. operator is only valid for a struct or class. A pointer is not a struct or class, so you need to dereference your pointer to get the struct/class it is pointing to like this
The member operator
. has a higher precedence than the dereference operator
*, so you need to enclose the dereferencing operation in parenthesis. Or you could do this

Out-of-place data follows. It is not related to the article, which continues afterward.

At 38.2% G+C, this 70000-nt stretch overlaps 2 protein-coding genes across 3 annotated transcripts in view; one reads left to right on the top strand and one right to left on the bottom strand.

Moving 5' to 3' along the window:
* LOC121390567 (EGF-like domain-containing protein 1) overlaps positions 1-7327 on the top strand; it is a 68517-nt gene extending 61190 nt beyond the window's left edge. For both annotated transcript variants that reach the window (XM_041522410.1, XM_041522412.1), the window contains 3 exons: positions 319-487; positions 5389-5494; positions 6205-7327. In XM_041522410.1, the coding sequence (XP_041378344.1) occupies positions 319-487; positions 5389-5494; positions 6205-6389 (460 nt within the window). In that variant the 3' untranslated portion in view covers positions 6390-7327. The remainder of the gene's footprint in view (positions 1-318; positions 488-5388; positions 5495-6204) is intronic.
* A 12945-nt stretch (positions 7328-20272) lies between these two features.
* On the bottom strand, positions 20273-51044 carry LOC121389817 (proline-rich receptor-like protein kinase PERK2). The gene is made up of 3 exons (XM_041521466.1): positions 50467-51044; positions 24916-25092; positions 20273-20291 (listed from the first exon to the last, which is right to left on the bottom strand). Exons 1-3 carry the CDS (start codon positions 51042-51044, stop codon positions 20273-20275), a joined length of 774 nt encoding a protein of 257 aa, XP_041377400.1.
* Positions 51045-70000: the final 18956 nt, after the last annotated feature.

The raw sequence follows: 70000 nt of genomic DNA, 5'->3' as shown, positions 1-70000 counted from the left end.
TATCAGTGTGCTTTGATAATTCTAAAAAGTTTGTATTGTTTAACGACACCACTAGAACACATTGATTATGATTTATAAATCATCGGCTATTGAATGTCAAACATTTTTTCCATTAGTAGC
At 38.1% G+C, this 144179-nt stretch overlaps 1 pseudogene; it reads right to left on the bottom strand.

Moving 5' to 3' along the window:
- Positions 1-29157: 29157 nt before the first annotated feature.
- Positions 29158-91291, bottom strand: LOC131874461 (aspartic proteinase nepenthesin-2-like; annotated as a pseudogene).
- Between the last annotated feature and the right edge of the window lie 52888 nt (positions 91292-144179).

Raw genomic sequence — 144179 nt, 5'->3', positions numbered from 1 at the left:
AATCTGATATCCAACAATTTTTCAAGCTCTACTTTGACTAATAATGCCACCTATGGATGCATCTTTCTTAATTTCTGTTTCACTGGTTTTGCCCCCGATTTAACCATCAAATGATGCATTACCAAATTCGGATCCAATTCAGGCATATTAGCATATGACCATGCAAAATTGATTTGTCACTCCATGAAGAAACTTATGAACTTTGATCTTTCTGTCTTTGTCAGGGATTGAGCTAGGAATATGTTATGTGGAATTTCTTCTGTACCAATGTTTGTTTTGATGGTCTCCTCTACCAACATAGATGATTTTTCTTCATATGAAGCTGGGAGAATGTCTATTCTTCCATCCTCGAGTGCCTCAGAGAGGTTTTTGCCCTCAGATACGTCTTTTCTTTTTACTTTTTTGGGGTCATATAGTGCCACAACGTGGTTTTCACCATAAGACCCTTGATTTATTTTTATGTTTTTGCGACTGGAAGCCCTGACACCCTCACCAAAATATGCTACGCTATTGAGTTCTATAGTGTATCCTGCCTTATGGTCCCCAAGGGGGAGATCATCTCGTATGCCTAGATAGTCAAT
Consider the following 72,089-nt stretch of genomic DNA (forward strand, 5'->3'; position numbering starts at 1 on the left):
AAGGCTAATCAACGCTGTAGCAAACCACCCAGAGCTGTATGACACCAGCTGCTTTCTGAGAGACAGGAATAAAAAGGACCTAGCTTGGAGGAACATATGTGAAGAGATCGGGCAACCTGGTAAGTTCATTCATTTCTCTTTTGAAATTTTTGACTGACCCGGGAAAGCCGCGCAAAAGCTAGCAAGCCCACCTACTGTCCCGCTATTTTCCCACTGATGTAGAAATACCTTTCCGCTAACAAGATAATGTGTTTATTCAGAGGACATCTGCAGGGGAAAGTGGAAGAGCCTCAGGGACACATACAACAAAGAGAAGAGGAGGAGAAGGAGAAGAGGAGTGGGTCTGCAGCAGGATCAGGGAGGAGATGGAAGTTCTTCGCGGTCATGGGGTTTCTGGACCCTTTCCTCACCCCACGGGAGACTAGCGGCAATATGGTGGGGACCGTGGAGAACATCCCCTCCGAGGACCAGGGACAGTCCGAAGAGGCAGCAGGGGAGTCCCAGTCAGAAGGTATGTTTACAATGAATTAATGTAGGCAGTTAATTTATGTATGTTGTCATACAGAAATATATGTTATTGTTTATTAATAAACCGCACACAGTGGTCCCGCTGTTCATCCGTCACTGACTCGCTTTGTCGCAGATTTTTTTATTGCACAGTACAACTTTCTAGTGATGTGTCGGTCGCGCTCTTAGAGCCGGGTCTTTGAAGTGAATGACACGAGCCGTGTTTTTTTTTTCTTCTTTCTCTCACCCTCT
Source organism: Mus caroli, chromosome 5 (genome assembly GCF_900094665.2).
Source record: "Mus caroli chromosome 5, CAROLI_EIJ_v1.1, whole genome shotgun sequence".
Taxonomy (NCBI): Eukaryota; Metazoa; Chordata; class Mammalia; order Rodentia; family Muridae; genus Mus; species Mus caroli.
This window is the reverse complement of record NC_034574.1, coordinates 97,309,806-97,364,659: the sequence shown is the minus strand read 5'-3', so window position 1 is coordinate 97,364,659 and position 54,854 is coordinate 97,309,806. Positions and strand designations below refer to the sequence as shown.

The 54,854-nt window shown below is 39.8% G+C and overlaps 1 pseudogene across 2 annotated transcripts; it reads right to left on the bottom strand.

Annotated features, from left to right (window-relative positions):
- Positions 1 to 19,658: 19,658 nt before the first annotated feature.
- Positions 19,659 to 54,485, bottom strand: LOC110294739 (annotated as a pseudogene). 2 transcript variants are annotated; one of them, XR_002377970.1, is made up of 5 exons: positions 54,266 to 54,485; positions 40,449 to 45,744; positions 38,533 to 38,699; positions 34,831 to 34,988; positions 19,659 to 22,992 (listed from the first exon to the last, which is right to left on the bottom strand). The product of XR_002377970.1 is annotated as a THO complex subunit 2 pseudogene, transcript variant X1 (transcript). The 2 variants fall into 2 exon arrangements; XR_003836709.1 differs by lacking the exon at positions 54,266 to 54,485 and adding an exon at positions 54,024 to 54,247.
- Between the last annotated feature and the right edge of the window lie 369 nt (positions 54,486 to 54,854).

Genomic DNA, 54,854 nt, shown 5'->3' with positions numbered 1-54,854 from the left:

Both are equivalent. The '->' operator is a shortcut for dereferencing your pointer and then accessing a struct member. It is less typing and a little nicer to use in my opinion. Apparently most people agree with me because that is the standard way to access struct members from a pointer to the struct in most code that I've seen. You especially appreciate the difference when you have to do multiple levels of indirection:
Both of those statements are equivalent, but the first is easier to work with.